Lithium Polymer batteries for ham radio applications

This article documents a preliminary exploration of the application of Lithium polymer batteries to ham radio.

The exploration is of two Lithium Iron (LiFe, LFP or LiFePO4) batteries, which though a little harder to get than the more common types of Lithium polymer batteries have some advantages for ham applications (see the Wikipedia links at the bottom of this article), particularly safety and slightly lower cell voltage that better suits common nominal 12/13.8V systems.

Fig 1: 

Fig 1 shows a 3 cell LiFe 1500mAh battery of nominally 9.9V, and rated at 1C (1.5A in this case) maximum charge and discharge current. The battery is 103mm in length and weighs in at 124g including cables and connectors, so has a capacity of 430kJ/kg (contrasting around 120kJ/kg for a 12V 7Ah SLA battery). 8.50=8.50/=$0.16/kJ

It is a low current battery intended for low drain applications such as power electronics and is ideally suited to powering accessories that would have been powered from a 9V power supply or battery. The downside of these cells is internal leakage, so they need to be periodically charged even if only used lightly.

As can be seen, the original connectors were cut off and both red/black pairs terminated in an Anderson Power Pole connector. Note, this is not fused at this point, and adapter cables connecting equipment need fusing appropriately. The connector on the top side of the picture is a 4way JST PH series connector for a cell balancing charger.

Fig 2: 

Fig 3 shows the warning label on the back of the battery. 

Warning: do not change the connectors unless you are competent to work on a live un-fused battery, if a short circuit is created, serious damage to persons and/or equipment may occur.

Fig 3: 

Fig 3 shows 4 cell LiFe 4200mAh battery of nominally 13.2V, and rated at 30C (126A in this case) maximum discharge and 1C (4.2A in this case) max charge current. The battery is 140mm in length and weighs in at 520g including cables and connectors, so has a capacity of 380kJ/kg (contrasting around 120kJ/kg for a 12V 7Ah SLA battery). 54.50 $/kJ0.27

It is a high current battery intended for high current applications such as traction in RC models and is ideally suited to powering low power transceivers that would have been powered from other 12V battery technologies or a power supply. The higher energy/mass would be a real benefit if the equipment was being carried any distance, especially up mountains!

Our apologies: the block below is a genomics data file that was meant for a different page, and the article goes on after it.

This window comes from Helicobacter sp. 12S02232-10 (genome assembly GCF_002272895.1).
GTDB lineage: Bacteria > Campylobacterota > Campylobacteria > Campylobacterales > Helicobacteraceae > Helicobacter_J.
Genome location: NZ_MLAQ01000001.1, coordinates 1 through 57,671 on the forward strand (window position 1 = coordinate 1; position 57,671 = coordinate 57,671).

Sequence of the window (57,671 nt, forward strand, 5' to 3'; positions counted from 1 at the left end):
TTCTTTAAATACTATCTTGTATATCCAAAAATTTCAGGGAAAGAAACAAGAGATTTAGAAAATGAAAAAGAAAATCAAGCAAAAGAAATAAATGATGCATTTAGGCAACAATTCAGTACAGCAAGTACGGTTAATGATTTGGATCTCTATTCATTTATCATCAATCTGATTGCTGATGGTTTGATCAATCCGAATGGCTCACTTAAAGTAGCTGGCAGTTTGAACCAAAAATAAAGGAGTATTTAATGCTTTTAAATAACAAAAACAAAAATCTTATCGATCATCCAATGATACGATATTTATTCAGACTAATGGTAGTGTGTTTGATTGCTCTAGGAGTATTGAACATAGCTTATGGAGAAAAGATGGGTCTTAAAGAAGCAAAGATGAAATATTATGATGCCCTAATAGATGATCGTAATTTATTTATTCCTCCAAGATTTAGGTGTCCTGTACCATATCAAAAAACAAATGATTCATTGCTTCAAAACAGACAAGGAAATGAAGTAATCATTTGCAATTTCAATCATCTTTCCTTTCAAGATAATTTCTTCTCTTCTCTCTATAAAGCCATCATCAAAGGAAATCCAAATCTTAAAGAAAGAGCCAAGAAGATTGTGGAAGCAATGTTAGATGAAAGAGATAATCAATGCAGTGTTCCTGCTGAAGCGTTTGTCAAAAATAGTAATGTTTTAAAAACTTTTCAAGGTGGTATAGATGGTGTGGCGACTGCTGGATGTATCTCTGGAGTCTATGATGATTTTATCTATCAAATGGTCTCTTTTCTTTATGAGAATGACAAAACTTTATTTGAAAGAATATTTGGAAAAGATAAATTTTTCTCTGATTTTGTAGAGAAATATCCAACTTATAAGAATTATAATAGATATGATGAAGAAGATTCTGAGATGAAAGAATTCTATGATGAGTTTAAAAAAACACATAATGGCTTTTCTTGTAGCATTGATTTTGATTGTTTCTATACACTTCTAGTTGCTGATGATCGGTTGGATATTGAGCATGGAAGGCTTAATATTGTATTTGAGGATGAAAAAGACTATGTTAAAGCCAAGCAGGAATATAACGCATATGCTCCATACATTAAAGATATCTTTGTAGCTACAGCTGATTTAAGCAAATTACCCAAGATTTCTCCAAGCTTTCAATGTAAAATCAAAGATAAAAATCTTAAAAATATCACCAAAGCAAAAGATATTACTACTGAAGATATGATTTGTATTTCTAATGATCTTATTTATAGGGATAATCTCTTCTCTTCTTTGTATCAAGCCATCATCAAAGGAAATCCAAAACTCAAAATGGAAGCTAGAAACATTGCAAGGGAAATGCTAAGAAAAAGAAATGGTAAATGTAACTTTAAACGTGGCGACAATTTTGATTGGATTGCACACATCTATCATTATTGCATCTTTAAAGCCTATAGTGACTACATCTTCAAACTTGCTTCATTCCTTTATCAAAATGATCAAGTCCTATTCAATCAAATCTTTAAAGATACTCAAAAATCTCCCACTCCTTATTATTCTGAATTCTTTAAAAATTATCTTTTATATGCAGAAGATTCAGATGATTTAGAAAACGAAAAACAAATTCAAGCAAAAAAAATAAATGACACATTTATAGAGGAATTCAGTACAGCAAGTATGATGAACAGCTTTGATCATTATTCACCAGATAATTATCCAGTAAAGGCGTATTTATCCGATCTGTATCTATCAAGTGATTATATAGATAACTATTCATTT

As can be seen, the original connectors were cut off and red/black pair terminated in an Anderson Power Pole connector. The 10mm2 (~#7) conductors are a very difficult fit in 45A Power Pole pins, but with care they can be crimped and a very sparing application of solder to help prevent the working out of the crimp. Note, this is not fused at this point, and adapter cables connecting equipment need fusing appropriately. There is also a 5way JST PH series connector for a cell balancing charger.

It is worth noting that the battery has a clear warning [p]lease read safety warnings and usage guidelines at www.zippybattery.com before use, the website does not appear to exist. Though the seller lists specifications that include a maximum charge rate of 2C, there is a clear warning on the battery to not exceed 1C charge rate.

Warning: do not change the connectors unless you are competent to work on a live un-fused battery, if a short circuit is created, serious damage to persons and/or equipment may occur.

Fig 4: 

Fig 4 shows the warning label on the back of the battery.

These cells should not be completely flattened, they are likely to be damaged if cell voltage falls below 2.8V, so a battery monitor is advised.

The outer covering of the batteries is fairly easy to damage, something cutting or piercing the covering writes the battery off and may well cause a fire. The battery can be toughened by a layer of clear heat shrink, 50mm dia heat shrink suits the 3 and 4Ah 3S batteries in use.


Most of the chargers shown here create substantial radio noise on HF.

Fig 5: 

Fig 3 shows the IMAX6 charger. At first inspection, this looked like a well made charger and good value at around A$40 without power supply. That assessment changed when it was time to connect batteries as the end plate interfered with the upper row of JST PH sockets and they could not be used. Careful nibbling of 2mm from the upper side of the aperture allowed the plate to be refitted with adequate clearance for the sockets and they could be used.